Cucumbers are versatile in the kitchen and make a cool, refreshing summer treat. They’re also packed with nutrients that benefit skin and connective tissue. And, however you slice them, they’re delicious.
Like zucchini, watermelon and pumpkin, cucumber is a member of the squash family. Cucumbers grow in a variety of shapes and sizes, from 1-inch-long gherkins to mammoth greenhouse varieties reaching 20 inches or longer. Although there are nearly 100 varieties of cucumbers, they’re mainly classified in two categories: those eaten fresh (called slicing varieties) and small varieties cultivated for pickling.
American slicing cucumbers — bred with thick skin for longer storage and for protection during shipping — are most common in supermarkets. They’re field-grown, about 6 to 9 inches long, and have glossy, dark skin. Most other cucumbers, such as Middle Eastern, Oriental or Armenian, have thin, tender skins. In grocery stores, the most common thin-skinned cuke is the English cucumber (also called hothouse or European). Greenhouse grown, it is 12 to 24 inches long and relatively seedless. When purchasing, select firm cucumbers free of shriveled tips and soft spots. Slender cucumbers
typically have a lower sugar content than thick ones.
Water makes up 90 percent of a cucumber’s weight, which makes them good for hydrating naturally. They also contain vitamin C and caffeic acid, both of which reduce swelling and soothe skin irritations. Cucumber skin contains fiber, potassium, magnesium and silica. Silica, a vital mineral, is an essential part of healthy connective tissue and also improves skin health. A recent study concluded that when people added foods high in potassium, magnesium and fiber to their diet, their blood pressure dropped to healthier levels. Cucumbers also contain vitamin A, manganese, folic acid and iron, and they’re a good source of molybdenum, an element that may help prevent tooth enamel decay.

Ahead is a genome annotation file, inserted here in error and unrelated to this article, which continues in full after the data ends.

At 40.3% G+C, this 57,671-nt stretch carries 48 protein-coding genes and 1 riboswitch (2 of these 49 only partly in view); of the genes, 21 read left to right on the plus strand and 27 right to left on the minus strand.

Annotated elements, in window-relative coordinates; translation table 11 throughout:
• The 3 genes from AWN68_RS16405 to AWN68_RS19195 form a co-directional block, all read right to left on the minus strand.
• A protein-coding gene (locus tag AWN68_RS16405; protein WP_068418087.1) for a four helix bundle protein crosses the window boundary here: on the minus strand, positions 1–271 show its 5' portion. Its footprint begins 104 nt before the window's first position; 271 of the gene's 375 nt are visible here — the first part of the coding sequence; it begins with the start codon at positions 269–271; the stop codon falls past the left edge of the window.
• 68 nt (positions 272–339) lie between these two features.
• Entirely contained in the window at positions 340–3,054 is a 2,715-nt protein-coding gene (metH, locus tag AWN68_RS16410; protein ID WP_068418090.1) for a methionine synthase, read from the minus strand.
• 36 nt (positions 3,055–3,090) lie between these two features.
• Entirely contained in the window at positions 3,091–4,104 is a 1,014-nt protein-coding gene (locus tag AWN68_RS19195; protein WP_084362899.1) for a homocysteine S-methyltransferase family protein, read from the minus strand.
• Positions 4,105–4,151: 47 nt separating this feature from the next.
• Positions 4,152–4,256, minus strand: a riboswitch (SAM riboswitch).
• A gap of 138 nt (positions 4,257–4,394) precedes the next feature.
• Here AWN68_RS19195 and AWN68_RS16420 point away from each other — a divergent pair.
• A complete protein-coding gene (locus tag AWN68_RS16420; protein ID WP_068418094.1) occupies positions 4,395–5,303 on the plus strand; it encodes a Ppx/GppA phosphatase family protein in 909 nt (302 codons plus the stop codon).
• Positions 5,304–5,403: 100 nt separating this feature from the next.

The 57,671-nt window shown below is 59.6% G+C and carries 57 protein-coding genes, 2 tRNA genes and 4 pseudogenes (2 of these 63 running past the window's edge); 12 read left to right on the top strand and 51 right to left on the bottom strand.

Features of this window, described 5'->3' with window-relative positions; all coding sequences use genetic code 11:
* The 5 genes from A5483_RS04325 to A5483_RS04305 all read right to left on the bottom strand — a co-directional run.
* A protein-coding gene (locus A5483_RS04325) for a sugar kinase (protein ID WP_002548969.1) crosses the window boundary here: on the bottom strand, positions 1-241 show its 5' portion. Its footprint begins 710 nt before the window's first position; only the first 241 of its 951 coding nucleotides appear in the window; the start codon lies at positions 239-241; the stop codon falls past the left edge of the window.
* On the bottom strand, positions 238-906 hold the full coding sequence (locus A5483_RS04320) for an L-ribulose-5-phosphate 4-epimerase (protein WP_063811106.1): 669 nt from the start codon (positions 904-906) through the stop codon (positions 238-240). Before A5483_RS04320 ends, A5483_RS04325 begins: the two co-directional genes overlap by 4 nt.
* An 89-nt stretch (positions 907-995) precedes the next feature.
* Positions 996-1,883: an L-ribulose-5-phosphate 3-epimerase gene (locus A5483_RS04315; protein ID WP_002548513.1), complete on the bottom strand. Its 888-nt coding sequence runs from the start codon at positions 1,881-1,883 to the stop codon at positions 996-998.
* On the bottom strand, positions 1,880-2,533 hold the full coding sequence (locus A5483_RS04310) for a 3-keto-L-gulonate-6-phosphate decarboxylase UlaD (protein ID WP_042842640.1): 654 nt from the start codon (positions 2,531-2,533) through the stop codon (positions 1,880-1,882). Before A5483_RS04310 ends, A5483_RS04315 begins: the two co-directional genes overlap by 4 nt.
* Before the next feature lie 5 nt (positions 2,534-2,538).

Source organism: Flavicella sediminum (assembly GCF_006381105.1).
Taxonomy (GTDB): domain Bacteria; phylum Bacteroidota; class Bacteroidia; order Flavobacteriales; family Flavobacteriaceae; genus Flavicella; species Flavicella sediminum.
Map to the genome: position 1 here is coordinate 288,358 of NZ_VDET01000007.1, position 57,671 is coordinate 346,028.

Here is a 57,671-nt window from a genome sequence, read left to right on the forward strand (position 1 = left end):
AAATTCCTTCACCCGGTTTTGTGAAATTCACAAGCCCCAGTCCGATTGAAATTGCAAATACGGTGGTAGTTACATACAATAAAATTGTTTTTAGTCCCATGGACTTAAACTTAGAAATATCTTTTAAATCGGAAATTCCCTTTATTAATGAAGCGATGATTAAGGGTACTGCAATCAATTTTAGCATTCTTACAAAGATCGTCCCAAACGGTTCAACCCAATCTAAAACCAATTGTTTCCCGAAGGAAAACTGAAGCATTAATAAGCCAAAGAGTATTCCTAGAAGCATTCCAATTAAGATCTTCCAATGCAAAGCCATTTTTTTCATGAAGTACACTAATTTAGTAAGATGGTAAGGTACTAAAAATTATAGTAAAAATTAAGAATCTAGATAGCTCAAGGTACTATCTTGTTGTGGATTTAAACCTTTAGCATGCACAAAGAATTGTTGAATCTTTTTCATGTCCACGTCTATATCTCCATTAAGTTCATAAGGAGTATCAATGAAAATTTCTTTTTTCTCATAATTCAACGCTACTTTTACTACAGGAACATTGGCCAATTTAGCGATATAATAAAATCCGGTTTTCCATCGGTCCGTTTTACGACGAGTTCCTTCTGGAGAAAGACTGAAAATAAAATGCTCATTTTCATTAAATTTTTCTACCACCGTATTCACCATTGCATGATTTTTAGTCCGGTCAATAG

The best way to enjoy the delicate flavor and nutritional boost of cucumbers is to eat them raw, whether sliced, julienned, grated or juiced. But cooked cucumbers are also delicious, beautifully complementing vegetarian, poultry and fish recipes.
- Use cucumber slices the same way you would lemon or lime slices to perfume and brighten drinks.
- Create a detoxifying smoothie by juicing cucumbers with vegetables like carrots and beets.
- To make self-contained, bite-size hors d’oeuvres, slice cucumbers into 1⁄2- to 1-inch rounds, scoop out seeds using a melon baller, then fill the indentation with cheese, yogurt dip, smoked fish or vegetable relish.
- Cucumbers can be sautéed or braised for an easy side dish. To sauté, quickly cook cut cucumbers in a hot pan, lightly coated with olive oil. Stir continuously and cook for one to two minutes. To braise, cut cucumbers into desired shapes of batons, small melon balls, or thin, halved slices and slowly simmer in broth for two to three minutes.
- For a surprising main or side dish, halve cucumbers lengthwise and cut into 2-inch sections. Remove seeds, then fill with cooked meats, vegetables or seasoned breadcrumbs. Place in a covered dish with a small amount of broth and bake for 20 minutes at 350 degrees F.
- Uncut, unwashed cucumbers will keep for about 10 days when stored in a plastic bag in the refrigerator. Sliced cucumbers, tightly wrapped, can be refrigerated for up to five days. Be careful not to over-chill: cucumbers can quickly turn to slush.
- Always peel cucumbers if skins are covered with a shiny wax film (waxes may contain ethyl alcohol, ethanol, soap or milk casein). Otherwise, wash, keep the skin on and enjoy its health benefits.
Chef Cary Neff is the president of the consulting firm Culinary Innovations and the author of The New York Times bestseller Conscious Cuisine (Sourcebooks, 2002).